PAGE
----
Reliability

Internal consistency of the COPSOQ (evaluated by Cronbach’s α coefficient) and its test–retest reliability (evaluated by ICC) were found to be satisfactory. The internal consistency reliability of all factors was found to be good based on the results of Cronbach’s α (0.89, 0.82, 0.76 and 0.78 for factor 1, factor 2, factor 3 and factor 4, respectively). ICC for the scale (value = 0.95; 95% CI = 0.90 to 0.98) also showed a satisfactory (> 0.7) test-retest reliability. Reliability coefficients were also calculated for the four factors. The coefficients for the four factors were as follows: factor 1 (α = 0.89); factor 2 (α = 0.75); factor 3 (α = 0.76), and factor 4 (α = 0.78).

Discussion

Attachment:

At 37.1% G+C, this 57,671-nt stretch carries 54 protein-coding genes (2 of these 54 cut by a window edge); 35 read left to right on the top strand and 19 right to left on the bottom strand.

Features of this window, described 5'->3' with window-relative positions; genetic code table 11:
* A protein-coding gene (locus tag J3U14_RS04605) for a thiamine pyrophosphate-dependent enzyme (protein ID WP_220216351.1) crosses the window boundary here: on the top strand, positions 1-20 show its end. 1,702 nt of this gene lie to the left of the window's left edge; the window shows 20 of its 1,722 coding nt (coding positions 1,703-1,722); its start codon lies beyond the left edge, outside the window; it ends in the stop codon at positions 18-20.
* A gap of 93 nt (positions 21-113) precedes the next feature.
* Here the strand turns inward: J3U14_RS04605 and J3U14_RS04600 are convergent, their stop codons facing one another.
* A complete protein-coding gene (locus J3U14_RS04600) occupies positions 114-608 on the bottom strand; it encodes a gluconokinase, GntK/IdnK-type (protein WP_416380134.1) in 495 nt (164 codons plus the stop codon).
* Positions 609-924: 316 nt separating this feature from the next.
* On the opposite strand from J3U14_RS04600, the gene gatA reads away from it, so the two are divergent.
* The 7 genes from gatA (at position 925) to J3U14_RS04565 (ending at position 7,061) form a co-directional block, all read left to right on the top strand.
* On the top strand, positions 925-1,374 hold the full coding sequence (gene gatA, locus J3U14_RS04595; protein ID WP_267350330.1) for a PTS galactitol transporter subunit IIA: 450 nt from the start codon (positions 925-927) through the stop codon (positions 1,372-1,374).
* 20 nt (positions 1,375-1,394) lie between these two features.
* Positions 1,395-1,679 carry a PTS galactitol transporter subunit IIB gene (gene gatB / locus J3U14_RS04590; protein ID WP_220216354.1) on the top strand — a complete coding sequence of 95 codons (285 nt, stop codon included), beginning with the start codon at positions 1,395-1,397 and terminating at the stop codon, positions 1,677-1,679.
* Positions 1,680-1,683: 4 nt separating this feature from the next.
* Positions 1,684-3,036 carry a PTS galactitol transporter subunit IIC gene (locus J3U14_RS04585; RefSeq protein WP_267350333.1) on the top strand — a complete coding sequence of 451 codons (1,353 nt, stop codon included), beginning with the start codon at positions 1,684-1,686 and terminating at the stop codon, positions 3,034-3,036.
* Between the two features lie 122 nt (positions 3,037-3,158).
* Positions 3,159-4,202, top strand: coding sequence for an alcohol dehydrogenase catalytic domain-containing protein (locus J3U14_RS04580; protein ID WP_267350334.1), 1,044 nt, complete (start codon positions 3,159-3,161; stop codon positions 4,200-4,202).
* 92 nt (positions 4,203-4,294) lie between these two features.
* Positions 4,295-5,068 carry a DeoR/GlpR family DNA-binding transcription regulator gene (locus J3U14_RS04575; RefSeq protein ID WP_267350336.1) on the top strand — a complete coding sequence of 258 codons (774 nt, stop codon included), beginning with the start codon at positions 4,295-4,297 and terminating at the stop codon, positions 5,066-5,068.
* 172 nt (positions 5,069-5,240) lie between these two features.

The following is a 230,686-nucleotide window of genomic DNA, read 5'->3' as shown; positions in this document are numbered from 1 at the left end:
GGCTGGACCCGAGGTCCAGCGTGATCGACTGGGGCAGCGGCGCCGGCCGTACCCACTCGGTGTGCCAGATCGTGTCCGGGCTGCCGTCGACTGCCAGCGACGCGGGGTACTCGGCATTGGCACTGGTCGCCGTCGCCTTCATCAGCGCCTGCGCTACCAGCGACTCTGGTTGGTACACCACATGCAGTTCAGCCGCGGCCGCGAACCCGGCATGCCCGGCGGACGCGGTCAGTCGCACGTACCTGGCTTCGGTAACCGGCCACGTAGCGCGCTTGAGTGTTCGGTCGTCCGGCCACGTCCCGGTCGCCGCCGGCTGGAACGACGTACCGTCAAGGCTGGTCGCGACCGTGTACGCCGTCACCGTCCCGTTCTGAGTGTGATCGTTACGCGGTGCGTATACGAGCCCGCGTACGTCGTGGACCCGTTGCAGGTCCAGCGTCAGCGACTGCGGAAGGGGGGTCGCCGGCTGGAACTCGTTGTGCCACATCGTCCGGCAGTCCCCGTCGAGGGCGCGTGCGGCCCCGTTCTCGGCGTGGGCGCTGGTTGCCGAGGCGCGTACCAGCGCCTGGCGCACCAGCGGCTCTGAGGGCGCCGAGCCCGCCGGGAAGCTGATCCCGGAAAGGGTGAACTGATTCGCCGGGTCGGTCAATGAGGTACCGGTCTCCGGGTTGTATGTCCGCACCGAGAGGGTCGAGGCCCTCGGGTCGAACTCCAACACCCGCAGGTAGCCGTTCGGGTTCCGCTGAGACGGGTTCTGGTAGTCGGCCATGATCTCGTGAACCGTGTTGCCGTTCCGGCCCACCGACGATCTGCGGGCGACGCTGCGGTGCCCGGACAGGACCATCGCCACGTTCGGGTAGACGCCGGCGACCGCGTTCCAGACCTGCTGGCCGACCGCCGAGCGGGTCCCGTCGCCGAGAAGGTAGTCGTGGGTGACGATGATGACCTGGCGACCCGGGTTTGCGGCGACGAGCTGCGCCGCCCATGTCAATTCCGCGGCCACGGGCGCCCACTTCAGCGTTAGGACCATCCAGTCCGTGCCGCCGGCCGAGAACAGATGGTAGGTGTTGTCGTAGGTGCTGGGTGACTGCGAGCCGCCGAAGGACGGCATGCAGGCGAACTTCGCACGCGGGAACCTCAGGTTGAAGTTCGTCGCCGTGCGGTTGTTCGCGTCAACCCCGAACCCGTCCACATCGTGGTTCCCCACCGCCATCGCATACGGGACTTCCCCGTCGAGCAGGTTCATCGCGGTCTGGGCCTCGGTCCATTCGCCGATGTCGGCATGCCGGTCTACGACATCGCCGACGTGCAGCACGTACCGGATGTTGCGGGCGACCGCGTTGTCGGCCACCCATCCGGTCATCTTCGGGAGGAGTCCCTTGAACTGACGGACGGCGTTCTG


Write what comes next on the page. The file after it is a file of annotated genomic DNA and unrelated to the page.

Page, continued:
This study aimed to develop and validate of the Farsi version of the COPSOQ for the evaluation of psychosocial risk factors of the working environments in Iran and other Farsi-speaking communities. Studies on psychosocial problems and their consequences, which are not only important for individual employees/workers but also for different occupations and organizations, have not received adequate attention in Iran. This is because there are relatively limited reliable and valid tools and instruments in this country. This highlights the fact that Farsi-speaking communities are in great need for reliable and valid instruments to evaluate psychosocial factors, and consequently improve the design and management of working systems and their social/organizational contexts. The findings of the present study indicated that the Farsi version of the COPSOQ is a reliable and valid instrument for evaluating psychosocial factors, and that the psychometric properties of this tool are generally in agreement with the original English1 and other versions.10,14